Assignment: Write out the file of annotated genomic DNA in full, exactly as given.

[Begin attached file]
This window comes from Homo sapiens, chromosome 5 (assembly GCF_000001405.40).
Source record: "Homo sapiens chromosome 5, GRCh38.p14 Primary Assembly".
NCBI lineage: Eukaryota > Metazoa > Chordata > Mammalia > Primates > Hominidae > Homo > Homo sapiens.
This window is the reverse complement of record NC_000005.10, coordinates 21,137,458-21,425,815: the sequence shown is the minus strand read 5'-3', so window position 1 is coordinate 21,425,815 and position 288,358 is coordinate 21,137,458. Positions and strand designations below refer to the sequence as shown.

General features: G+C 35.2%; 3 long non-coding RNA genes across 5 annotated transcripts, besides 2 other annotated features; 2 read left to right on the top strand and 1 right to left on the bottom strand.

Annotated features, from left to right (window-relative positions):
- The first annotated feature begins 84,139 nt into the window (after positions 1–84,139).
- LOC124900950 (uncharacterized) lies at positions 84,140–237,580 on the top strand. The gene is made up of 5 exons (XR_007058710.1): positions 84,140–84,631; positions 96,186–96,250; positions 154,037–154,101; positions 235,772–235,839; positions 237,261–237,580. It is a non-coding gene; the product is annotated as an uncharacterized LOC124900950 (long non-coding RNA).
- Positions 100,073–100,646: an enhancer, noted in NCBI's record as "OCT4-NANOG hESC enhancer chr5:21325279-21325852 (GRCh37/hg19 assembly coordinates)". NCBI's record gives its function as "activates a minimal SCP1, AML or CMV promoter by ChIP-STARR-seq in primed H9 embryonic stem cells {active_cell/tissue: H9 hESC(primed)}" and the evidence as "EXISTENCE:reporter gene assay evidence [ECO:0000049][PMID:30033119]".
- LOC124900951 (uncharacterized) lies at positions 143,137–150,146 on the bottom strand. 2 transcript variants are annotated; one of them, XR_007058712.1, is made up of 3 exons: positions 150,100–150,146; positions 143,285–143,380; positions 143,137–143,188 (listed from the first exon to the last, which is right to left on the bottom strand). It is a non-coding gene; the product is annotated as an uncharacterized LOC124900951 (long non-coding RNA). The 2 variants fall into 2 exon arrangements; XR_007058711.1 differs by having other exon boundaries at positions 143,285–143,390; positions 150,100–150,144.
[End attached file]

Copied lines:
This window comes from Homo sapiens, chromosome 5 (assembly GCF_000001405.40).
Source record: "Homo sapiens chromosome 5, GRCh38.p14 Primary Assembly".
NCBI lineage: Eukaryota > Metazoa > Chordata > Mammalia > Primates > Hominidae > Homo > Homo sapiens.
This window is the reverse complement of record NC_000005.10, coordinates 21,137,458-21,425,815: the sequence shown is the minus strand read 5'-3', so window position 1 is coordinate 21,425,815 and position 288,358 is coordinate 21,137,458. Positions and strand designations below refer to the sequence as shown.

General features: G+C 35.2%; 3 long non-coding RNA genes across 5 annotated transcripts, besides 2 other annotated features; 2 read left to right on the top strand and 1 right to left on the bottom strand.

Annotated features, from left to right (window-relative positions):
- The first annotated feature begins 84,139 nt into the window (after positions 1–84,139).
- LOC124900950 (uncharacterized) lies at positions 84,140–237,580 on the top strand. The gene is made up of 5 exons (XR_007058710.1): positions 84,140–84,631; positions 96,186–96,250; positions 154,037–154,101; positions 235,772–235,839; positions 237,261–237,580. It is a non-coding gene; the product is annotated as an uncharacterized LOC124900950 (long non-coding RNA).
- Positions 100,073–100,646: an enhancer, noted in NCBI's record as "OCT4-NANOG hESC enhancer chr5:21325279-21325852 (GRCh37/hg19 assembly coordinates)". NCBI's record gives its function as "activates a minimal SCP1, AML or CMV promoter by ChIP-STARR-seq in primed H9 embryonic stem cells {active_cell/tissue: H9 hESC(primed)}" and the evidence as "EXISTENCE:reporter gene assay evidence [ECO:0000049][PMID:30033119]".
- LOC124900951 (uncharacterized) lies at positions 143,137–150,146 on the bottom strand. 2 transcript variants are annotated; one of them, XR_007058712.1, is made up of 3 exons: positions 150,100–150,146; positions 143,285–143,380; positions 143,137–143,188 (listed from the first exon to the last, which is right to left on the bottom strand). It is a non-coding gene; the product is annotated as an uncharacterized LOC124900951 (long non-coding RNA). The 2 variants fall into 2 exon arrangements; XR_007058711.1 differs by having other exon boundaries at positions 143,285–143,390; positions 150,100–150,144.